Can a family name, like Gallo, be protected? And what are the limits of such protection? People’s last names, or surnames, present a thorny issue in trademark law. Family names can be protected, (the short answer is yes), but under what circumstances?
People’s last names, also called surnames, present a thorny issue in trademark law. Thus, the subject of this article is whether such family names can be protected, (short answer: yes), and under what circumstances. A natural corollary is what limits exist on such protection? These issues seem to come up quite often before the courts and in the Patent and Trademark Office. Perhaps it is because many business owners like to use their family names, either as part of the corporate name or trade names, or as a separate trademark.
I have had the privilege of representing some large corporations which are based on a family name, including, to name a few, MCKESSON Corporation (formerly FOREMOST MCKESSON) in San Francisco, MARTINELLI’S apple juice (S. Martinelli & Company), the name of my favorite apple juice, FOSTER FARMS (Foster is the family name), KAISER PERMANENTE, and SEE’S CANDIES, based on Mary See whose picture still appears on many products. In fact, it was a recent trip to meet with one family about their business which prompted me to think that this might be a good topic. Many businesses struggle with the use of the surname of the owner, and there are a lot of misconceptions and myths in existence. One of them goes like this: We can never protect our family name in a business setting, others with the same name can always use their name. Wrong!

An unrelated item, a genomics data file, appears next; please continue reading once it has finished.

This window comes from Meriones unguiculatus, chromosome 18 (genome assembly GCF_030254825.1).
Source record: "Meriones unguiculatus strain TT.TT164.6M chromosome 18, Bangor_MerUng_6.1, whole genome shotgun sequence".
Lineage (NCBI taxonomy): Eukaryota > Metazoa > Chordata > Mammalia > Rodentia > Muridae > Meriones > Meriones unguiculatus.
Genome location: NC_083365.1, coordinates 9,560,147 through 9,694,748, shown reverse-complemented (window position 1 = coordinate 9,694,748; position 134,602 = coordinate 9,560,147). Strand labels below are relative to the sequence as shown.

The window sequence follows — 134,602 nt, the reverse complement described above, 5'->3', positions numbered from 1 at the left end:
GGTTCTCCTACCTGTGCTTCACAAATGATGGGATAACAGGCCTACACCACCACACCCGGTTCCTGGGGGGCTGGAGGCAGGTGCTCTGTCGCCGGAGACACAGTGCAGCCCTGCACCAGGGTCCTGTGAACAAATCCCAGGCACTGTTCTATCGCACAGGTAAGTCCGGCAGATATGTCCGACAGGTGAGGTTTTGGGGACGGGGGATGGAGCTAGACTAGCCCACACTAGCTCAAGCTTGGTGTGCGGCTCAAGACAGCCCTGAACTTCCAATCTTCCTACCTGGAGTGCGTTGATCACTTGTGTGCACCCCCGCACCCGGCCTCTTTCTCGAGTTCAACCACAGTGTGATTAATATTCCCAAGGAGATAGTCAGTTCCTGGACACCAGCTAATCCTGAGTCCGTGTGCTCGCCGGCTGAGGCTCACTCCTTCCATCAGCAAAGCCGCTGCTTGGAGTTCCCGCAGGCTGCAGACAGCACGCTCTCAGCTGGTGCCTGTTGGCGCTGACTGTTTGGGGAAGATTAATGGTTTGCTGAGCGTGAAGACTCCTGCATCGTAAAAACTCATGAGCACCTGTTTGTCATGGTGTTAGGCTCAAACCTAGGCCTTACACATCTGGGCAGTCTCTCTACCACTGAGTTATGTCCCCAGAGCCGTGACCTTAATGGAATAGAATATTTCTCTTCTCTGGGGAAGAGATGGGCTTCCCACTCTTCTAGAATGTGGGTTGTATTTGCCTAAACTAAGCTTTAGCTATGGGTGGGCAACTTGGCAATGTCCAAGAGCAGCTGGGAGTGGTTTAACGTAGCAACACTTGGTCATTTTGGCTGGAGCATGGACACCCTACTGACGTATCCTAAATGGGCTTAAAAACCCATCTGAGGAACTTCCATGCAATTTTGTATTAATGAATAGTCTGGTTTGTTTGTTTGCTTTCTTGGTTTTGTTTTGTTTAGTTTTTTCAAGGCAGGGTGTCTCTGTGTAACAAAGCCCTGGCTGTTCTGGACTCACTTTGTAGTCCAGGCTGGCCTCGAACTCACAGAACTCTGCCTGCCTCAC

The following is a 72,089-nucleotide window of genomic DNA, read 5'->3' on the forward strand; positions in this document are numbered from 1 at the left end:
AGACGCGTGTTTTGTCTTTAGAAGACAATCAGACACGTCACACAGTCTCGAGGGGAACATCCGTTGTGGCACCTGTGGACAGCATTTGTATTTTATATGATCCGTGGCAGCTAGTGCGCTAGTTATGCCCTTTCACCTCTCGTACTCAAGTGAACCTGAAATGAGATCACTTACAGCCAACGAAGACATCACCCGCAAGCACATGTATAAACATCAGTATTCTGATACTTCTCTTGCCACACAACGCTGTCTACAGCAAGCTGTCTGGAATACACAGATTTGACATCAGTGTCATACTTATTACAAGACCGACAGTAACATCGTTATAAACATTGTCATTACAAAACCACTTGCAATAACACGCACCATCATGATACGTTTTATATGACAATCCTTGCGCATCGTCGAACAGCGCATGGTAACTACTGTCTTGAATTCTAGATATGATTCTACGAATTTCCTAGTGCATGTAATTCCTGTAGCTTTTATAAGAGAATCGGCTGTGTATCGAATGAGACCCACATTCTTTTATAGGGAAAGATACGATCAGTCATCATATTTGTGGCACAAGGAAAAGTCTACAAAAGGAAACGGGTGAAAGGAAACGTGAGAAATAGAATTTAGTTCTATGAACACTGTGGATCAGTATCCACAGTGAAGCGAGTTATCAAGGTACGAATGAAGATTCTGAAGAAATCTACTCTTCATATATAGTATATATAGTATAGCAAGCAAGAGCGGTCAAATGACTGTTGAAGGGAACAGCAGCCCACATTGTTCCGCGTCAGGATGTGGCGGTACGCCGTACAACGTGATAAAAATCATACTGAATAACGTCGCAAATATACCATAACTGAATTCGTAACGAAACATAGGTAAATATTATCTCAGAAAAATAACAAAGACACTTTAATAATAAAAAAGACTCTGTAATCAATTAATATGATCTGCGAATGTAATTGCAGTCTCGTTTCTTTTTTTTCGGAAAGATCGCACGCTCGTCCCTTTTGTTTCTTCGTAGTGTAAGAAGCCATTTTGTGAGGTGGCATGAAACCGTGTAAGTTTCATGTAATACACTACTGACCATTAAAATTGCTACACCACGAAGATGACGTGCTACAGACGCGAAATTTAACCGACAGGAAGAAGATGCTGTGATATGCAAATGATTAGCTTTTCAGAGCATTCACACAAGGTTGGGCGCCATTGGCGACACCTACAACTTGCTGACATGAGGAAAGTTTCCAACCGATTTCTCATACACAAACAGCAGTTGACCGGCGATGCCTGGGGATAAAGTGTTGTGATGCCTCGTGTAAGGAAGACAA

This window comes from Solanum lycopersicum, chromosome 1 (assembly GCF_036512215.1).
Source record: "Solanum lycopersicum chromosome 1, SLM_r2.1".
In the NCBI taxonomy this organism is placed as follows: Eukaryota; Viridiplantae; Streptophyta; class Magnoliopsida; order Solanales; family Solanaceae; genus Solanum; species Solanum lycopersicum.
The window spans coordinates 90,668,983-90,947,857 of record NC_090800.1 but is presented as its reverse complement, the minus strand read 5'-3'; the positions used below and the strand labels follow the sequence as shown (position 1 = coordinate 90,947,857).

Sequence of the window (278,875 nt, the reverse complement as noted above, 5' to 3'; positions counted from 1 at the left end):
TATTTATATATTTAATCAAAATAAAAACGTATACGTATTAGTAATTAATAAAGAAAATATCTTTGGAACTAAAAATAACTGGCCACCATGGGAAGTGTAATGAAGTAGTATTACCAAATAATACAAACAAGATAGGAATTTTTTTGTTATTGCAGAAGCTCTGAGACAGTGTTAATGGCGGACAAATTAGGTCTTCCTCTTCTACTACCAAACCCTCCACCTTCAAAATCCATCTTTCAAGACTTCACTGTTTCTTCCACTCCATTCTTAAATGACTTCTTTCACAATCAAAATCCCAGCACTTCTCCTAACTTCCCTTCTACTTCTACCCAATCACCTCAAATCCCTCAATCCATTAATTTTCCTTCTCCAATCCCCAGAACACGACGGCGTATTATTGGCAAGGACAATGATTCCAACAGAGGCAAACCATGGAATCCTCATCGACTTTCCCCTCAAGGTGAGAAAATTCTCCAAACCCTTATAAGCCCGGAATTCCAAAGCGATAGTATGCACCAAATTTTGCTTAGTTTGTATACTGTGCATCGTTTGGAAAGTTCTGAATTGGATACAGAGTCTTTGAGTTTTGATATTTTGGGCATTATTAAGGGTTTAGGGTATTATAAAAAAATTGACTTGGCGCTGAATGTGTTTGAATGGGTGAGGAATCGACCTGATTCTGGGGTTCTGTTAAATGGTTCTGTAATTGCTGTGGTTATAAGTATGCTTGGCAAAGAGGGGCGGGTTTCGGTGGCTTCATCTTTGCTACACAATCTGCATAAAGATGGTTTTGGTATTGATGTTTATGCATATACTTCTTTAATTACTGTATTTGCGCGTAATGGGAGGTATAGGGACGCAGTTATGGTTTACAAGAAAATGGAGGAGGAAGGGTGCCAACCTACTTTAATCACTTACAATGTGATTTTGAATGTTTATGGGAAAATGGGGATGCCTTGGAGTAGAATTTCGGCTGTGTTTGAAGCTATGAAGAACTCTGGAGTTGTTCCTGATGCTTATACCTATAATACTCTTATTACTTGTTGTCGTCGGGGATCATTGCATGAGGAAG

First of all, surnames can be federally registered as trademarks in the United States Patent and Trademark Office, provided that they are not “primarily” “merely” a surname, or, even if they are, they have become distinctive or associated with a particular company or its products. The laws in many foreign countries are similar, although in some countries it can be quite difficult to register family names.
The first step should always be a search to see if someone else, including someone with a similar or the same family name, is already using or has already registered that name as a mark. For example, if a new business owned by a named John Smith, wanted to start a cough drop company and call it SMITH BROTHERS, look out! One individual apparently changed
his last name to HYATT, and used that name for legal services, ultimately doing legal battle with the HYATT hotel chain over the use of this somewhat uncommon surname. And whether a family name is common or rare is a factor in how well and under what circumstances it will be protected.
A few years ago, the highest federal appellate court in California, the Ninth Circuit, discussed the rules of the family name game in a case involving the famous GALLO family, which, the Court mentioned, was the best-selling brand of wine in the United States. The older brothers, Earnest and Julio Gallo, owned GALLO Winery and used the GALLO name as a trademark for their wines. The younger brother, Joseph Gallo-and his son Michael Gallo had gone into the cheese business using the GALLO name as his trademark. Problems, and expensive litigation, eventually erupted. The moral of this case, discussed below, is that not only strangers with the same name can sometimes be prevented from using their family name in a competing business, but even other family members may be stopped in a non-competing business, depending upon the circumstances. Many courts have ruled that adding a first name, such as Joseph to GALLO, may not be sufficient to avoid confusion in the marketplace.